Story by Mark Rankin
NASHVILLE, Tenn. – More than 266 business owners, managers and reps from as far away as California and Texas gathered at the Tennessee State University, Avon Williams Campus, March 13, to hear a Medal of Honor recipient speak and to collect information on federal, state and local procurement systems during the 3rd Annual Small Business Training Forum.
The U.S. Army Corps of Engineers Nashville District Small Business Office, Society of American Military Engineers Nashville Post, local businesses, and USACE experts, contracting, engineering and operations participated during the event. They worked to educate business professionals about available tools and resources and provided information on how to obtain assistance with the procurement process.
Dr. Ruthie Reynolds, executive director of the Entrepreneurship and Economic Development Center at Tennessee State University, welcomed small business representatives to the Avon Williams Campus and briefly talked about the university’s continued support for small business.
After Reynolds remarks, Lt. Col. John L. Hudson, Nashville District commander and Society of American Military Engineers Nashville Post president, also welcomed the small business representatives in attendance.
“Some of you have done business with the federal government in the past, including the Nashville and Louisville Districts, but for many of you federal government procurement is a new process,” Hudson said. “Our objective today is to let you know what tools and assistance are available. And if you are already doing business with federal, state and local governments, hopefully you will learn something new that can help with your business endeavors.”
Hudson then introduced the keynote speaker for the event Medal of Honor recipient Marine Sgt. Dakota Meyer. Meyer, a native of Columbia, Ky., is the first living U.S. Marine in 41 years to have earned the honor.
Meyer thanked Hudson, the Corps and everyone in attendance for providing him the opportunity to speak at the forum. He explained briefly how he enlisted in the Marine Corps, his journey since Sept. 8, 2009, and how he was awarded for heroic actions in Ganjgal, Afghanistan, that rescued 36 U.S. and Afghan troops.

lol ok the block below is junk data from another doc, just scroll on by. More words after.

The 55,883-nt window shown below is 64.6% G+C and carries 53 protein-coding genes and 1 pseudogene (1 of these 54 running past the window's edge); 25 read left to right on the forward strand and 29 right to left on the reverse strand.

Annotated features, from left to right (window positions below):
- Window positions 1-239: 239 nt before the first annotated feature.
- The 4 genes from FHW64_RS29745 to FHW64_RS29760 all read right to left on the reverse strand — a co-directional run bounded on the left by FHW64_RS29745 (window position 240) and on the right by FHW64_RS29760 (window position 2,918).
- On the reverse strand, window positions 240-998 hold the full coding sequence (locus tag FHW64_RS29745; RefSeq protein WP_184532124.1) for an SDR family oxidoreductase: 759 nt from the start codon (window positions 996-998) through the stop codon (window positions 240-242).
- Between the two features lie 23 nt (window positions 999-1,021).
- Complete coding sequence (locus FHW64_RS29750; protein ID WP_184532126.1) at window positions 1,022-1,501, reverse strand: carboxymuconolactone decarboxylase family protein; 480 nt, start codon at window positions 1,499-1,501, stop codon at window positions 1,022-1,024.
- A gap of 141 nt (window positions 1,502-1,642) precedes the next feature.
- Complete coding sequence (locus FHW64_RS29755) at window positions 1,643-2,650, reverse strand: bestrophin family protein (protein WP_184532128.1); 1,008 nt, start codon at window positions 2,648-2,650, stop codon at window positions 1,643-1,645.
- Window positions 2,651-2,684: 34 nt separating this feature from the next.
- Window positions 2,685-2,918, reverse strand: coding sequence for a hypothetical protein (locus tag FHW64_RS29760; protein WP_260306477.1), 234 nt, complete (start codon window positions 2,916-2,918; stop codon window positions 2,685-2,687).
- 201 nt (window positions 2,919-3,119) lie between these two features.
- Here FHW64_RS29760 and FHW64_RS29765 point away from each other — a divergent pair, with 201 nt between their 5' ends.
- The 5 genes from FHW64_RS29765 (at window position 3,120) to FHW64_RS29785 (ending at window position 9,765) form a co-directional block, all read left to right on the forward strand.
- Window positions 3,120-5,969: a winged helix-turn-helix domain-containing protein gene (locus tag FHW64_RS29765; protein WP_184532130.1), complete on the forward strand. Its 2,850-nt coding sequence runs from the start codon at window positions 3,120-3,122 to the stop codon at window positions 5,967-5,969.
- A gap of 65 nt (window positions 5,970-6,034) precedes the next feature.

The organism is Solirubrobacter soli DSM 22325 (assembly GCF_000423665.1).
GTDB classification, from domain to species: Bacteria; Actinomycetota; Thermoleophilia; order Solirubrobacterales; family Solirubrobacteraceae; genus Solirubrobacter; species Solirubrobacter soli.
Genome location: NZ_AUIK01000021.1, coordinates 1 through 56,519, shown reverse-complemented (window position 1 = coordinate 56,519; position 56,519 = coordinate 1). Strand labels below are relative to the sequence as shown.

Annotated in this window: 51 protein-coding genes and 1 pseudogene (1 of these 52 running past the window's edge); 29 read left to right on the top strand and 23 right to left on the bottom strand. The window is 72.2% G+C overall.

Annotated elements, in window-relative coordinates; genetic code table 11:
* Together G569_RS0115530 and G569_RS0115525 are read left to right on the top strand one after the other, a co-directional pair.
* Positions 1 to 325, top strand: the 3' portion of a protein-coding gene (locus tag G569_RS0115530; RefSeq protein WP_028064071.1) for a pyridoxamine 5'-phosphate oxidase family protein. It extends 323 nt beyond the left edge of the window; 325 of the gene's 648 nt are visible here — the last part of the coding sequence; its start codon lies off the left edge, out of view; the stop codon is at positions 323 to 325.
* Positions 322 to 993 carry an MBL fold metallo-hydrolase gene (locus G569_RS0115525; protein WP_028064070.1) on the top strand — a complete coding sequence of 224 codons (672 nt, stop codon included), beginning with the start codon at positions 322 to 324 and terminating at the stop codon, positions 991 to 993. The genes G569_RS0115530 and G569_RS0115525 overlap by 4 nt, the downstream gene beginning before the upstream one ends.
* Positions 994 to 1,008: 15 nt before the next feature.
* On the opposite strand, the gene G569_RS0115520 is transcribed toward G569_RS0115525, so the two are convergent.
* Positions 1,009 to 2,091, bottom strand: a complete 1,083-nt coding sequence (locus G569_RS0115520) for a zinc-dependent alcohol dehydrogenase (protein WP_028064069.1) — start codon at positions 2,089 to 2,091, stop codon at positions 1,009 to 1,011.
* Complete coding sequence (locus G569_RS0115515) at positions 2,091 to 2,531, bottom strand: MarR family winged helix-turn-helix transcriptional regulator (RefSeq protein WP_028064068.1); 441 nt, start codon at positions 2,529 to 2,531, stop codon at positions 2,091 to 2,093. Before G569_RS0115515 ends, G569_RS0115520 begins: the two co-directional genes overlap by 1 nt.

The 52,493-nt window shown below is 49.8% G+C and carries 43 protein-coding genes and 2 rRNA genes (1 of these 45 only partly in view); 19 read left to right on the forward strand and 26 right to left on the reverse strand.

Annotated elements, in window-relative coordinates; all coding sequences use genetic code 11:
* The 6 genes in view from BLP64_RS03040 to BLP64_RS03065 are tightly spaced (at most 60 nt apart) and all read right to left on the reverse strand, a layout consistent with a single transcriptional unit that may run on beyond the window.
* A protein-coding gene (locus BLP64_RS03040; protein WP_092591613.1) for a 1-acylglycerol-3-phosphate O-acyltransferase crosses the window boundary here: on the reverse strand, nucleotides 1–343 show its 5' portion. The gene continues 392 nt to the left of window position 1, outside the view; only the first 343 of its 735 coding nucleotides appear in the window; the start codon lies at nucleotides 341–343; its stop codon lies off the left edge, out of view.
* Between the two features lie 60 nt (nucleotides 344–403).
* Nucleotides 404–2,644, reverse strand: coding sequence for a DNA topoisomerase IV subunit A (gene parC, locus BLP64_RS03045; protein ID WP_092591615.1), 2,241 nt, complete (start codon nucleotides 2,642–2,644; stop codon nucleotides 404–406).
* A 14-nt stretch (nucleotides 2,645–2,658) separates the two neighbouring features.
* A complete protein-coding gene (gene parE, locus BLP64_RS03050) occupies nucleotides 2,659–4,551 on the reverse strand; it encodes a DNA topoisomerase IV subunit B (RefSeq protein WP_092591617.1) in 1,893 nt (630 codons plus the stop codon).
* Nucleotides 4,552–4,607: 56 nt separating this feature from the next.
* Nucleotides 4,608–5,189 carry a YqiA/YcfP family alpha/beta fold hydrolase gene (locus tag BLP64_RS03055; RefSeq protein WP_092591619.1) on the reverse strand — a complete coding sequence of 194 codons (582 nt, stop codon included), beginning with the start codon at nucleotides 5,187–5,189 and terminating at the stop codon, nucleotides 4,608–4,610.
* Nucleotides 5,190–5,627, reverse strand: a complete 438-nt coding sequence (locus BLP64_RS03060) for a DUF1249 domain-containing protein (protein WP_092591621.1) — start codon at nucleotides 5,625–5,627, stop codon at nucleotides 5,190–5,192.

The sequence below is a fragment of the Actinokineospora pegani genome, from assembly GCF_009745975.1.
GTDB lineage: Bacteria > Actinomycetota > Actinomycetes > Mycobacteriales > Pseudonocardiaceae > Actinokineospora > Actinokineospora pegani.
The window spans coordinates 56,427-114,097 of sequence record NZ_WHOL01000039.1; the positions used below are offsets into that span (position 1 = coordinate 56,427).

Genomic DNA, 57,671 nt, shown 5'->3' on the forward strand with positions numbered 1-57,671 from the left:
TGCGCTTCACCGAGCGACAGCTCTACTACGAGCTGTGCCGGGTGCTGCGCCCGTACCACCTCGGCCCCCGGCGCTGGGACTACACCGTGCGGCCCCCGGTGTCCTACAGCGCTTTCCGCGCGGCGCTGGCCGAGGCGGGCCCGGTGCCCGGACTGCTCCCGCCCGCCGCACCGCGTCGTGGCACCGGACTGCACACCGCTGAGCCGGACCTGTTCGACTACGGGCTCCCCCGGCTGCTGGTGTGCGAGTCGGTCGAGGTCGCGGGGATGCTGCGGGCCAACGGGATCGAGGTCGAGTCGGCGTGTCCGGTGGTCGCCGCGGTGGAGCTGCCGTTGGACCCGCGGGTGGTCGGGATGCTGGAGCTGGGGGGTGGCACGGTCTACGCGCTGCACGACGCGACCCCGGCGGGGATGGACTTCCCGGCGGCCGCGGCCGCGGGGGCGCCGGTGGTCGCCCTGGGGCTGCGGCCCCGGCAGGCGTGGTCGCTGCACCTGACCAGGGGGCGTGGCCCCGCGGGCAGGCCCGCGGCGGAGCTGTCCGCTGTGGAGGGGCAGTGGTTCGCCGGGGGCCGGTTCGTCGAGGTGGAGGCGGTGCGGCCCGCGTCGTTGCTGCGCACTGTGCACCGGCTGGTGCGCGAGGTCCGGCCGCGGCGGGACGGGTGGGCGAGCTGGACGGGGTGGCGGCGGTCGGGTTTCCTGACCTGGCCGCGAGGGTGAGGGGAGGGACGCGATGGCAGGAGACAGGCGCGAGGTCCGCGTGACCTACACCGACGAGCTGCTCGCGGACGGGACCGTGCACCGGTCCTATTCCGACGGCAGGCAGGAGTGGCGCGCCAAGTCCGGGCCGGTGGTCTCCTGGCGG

Meyer completed his active duty in 2010 and now serves in the Individual Ready Reserve of the U.S. Marine Corps Reserve. Since returning to civilian life, Sgt. Meyer is currently the president of Dakota Meyer Enterprises Incorporated and most recently received his first federal contract from the Corps of Engineers.
“It is certainly a great opportunity to come here, network, and meet so many good people,” said Meyer. “Business is about people and people working together.”
Meyer talked about challenges of cultures, learning to put aside differences and using his learned military communication skills to forge relationships in business.
Following his speech, Hudson provided an overview of the district’s projects and contracting opportunities.
Participants then asked questions, and spent time networking and meeting with contracting and government representatives in booths just outside of the TSU auditorium.
Roy Rossignol, Nashville District Small Business manager, said the Society of American Military Engineers and Tennessee Small Business Development Center sponsored the event to enable small businesses opportunities with USACE and to network with USACE experts.
“We are very happy with this year’s turnout and excited to have Sgt. Meyer motivate and speak to us about business,” said Rossignol.
The businesses that attended met with vendors, networked with other businesses, interacted with government agencies, and picked topics of interest during three breakout training sessions throughout the forum.
Molly Malone, a representative from the Parent Company, a commercial and industrial subcontract based in Nashville, Tenn., said her company has not done business with the federal government and values events like this training seminar that helps unlock processes and provides a forum for networking with potential subcontracts and potential clients.
“This is a great environment and forum to network with other businesses and events like this provide avenue for us,” said Malone.
Malone said she had the opportunity to hear, meet and talk with Meyer at the event and it was the highlight of the forum.
“How cool is that? To meet a Medal of Honor winner and network too,” said Malone.
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Tennessee State University
3500 John Merritt Boulevard
Nashville, Tennessee 37209
About Tennessee State University
With nearly 9,000 students, Tennessee State University is Nashville’s only public university, and is a comprehensive, urban, co-educational, land-grant university offering 38 undergraduate, 22 graduate and seven doctoral programs. TSU has earned a top 20 ranking for Historically Black Colleges and Universities according to U.S. News and World Report, and rated as one of the top universities in the country by Washington Monthly for social mobility, research and community service. Founded in 1912, Tennessee State University celebrated 100 years in Nashville during 2012. Visit the University online at tnstate.edu.